Going the Extra Mile: Celebrating Extraordinary Healers in Oncology Nursing
A thousand oncology nurses celebrate CURE® Extraordinary Healer® Award recipients at annual ceremony.
They don't all work in pediatric units, but the 3 oncology nurses honored in the CURE® 2018 Extraordinary Healer® contest have each gone the extra mile to help young people and their loved ones through some of their most difficult moments—while also striving to make sure that their colleagues and institutions are prepared to do the very best they can for patients.
Nomination essays written by patients, colleagues, and family members cite these nurses and 24 others for going above and beyond the line of duty by offering life-changing compassion, expertise, and helpfulness.
An audience of 1000 was on hand to learn that Christine Stone, MSN, RN, OCN, of the Life with Cancer program at Inova Schar Cancer Institute in Leesburg, Virginia, had won the award. As a nurse navigator, Stone—nominated by Deborah A. Boyle, MSN, RN, AOCNS, FAAN—shepherds patients through the cancer journey from diagnosis to survivorship, providing them and their families with wellness, education, and support programs.
“I have witnessed firsthand how Christine has helped hundreds of those in crisis transcend the chaos of cancer through her guidance and advocacy,” Boyle wrote in her essay. “Everyone who meets her marvels at her interpersonal savvy and the respect she has earned from her interdisciplinary colleagues.”
During the ceremony, 2 finalists also were honored. Elizabeth Davis, BSN, RN, CPN, of St. Jude Children’s Research Hospital in Memphis, Tennessee—nominated by a colleague, Anna L. DeVine, BSN, BA, RN, CPN—made a big impact during just 5 years as an oncology nurse. She brought the Baxter Animated Retching Faces (BARF) scale to her institution, making it easier for children to communicate their nausea levels, and is involved in many projects, councils, and committees aimed at soliciting and fostering ideas to improve care. She has also spearheaded charity drives. When interacting with her patients on the Solid Tumor Inpatient Unit, Davis strives to give them the best days they can have.
“Elizabeth strongly supports her colleagues and engages in activities that further improve patient care and her nursing skills,” DeVine wrote. “Her motivation doesn’t stop when her shift ends; she’s always participating in new projects around the hospital to help herself and others improve patient care quality.”
Jackie Miller, BSN, RN, OCN, of the Penn Medicine Virtua Cancer Program in Voorhees, New Jersey—nominated by a colleague, Randi Solden, BS, RN, OCN—has been a member of the center’s oncology unit since its inception. She manages a program overseen by Virtua— the New Jersey Cancer Education and Early Detection Program, which provides health screenings for uninsured residents of 2 counties—and founded Camp Oasis to help provide emotional support for the children of southern New Jersey residents diagnosed with cancer.
“Years ago, Jackie had an idea: to create Camp Oasis, a day of fun for children whose parents were dealing with a cancer diagnosis,” Solden wrote. “Despite a tremendous amount of work and time, Jackie has said, she keeps going because she is fueled by the feedback from the parents, the cards and letters, and the joy that campers experience.”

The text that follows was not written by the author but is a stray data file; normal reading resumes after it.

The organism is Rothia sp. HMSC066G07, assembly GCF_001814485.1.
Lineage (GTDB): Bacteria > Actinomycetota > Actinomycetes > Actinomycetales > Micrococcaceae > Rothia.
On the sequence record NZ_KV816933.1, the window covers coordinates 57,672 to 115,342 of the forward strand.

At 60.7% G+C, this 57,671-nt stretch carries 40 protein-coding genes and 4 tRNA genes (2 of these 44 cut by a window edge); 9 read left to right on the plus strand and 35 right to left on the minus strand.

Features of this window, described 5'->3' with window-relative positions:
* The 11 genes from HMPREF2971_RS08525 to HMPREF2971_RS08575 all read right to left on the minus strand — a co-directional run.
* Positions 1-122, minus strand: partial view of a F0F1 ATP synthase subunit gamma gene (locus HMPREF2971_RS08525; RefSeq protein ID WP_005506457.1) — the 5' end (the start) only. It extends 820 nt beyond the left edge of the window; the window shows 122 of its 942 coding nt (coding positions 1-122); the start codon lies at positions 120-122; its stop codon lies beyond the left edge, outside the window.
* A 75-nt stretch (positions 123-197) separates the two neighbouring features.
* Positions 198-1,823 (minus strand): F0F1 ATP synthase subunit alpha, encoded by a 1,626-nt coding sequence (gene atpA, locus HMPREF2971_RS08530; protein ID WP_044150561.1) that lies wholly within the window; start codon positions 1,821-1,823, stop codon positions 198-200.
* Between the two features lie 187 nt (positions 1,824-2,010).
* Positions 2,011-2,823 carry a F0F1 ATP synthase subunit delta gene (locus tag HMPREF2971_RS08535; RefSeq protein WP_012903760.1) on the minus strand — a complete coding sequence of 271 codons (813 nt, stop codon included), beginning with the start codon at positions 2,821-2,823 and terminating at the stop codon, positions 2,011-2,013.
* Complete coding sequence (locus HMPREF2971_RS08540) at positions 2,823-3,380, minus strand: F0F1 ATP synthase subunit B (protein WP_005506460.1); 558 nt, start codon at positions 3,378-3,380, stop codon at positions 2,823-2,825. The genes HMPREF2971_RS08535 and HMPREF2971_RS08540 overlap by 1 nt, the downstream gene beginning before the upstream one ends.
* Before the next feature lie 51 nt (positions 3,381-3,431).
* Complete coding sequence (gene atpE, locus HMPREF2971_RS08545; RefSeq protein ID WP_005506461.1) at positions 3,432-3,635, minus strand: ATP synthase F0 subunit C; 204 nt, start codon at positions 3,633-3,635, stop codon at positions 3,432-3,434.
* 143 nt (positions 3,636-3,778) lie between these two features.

IN AWE OF ONCOLOGY NURSES
The award ceremony was held in Washington, DC, in conjunction with the Oncology Nursing Society 43rd Annual Congress. The event, sponsored by Amgen and Merck, featured a keynote address by Robin Roberts, cohost of ABC’s Good Morning America and a 2-time cancer survivor.
Roberts was cared for by oncology nurses after receiving a breast cancer diagnosis in 2007 and again 5 years later, after a therapy she took to treat that disease led to the rare blood disorder myelodysplastic syndrome (MDS).
She told the crowd of nurses how she’d been at home, stretching, when she found a lump in her breast. She had just attended the funeral of a friend, film critic Joel Siegel, who had died of colon cancer, and—remembering how strongly he had advocated for early detection—she made an appointment to see a doctor.
Roberts credits the nurse in the room for pushing her to mention the lump. The nurse could somehow tell she was holding back information and—just by giving Roberts a meaningful look—encouraged her to reveal it. The woman nodded, satisfied, when Roberts finally asked the doctor to check the lump.
After she recovered, Roberts was thrilled to get back to her life and work, she said, but extreme fatigue led to more appointments and a diagnosis of MDS.
Nurses helped Roberts along that path, too. She described the surreal feeling of undergoing chemotherapy in preparation for her stem cell transplant and watching a doctor she didn’t know explain her condition on TV—more comprehensively than her own oncologist had. After everyone else left the room, her oncology nurse asked if Roberts wanted the phone number of the doctor, who worked for a competing hospital. Before long, that doctor became part of Roberts’ medical team.
“I’m so grateful to nurses,” Roberts said. “You have no ego—you just want what’s best for the patient.”
She also recalled the hospice nurse who helped her have a final conversation with her mother, as well as the oncology nurse at her bedside after her bone marrow transplant just days later, reviving her when she felt herself slipping away. “You guys are angels,” Roberts told the audience of nurses. “Not enough can be said. I congratulate all of you, and I’m in awe of all of you.” sored by Amgen and Merck, featured a keynote address by Robin Roberts, cohost of ABC’s Good Morning America and a 2-time cancer survivor.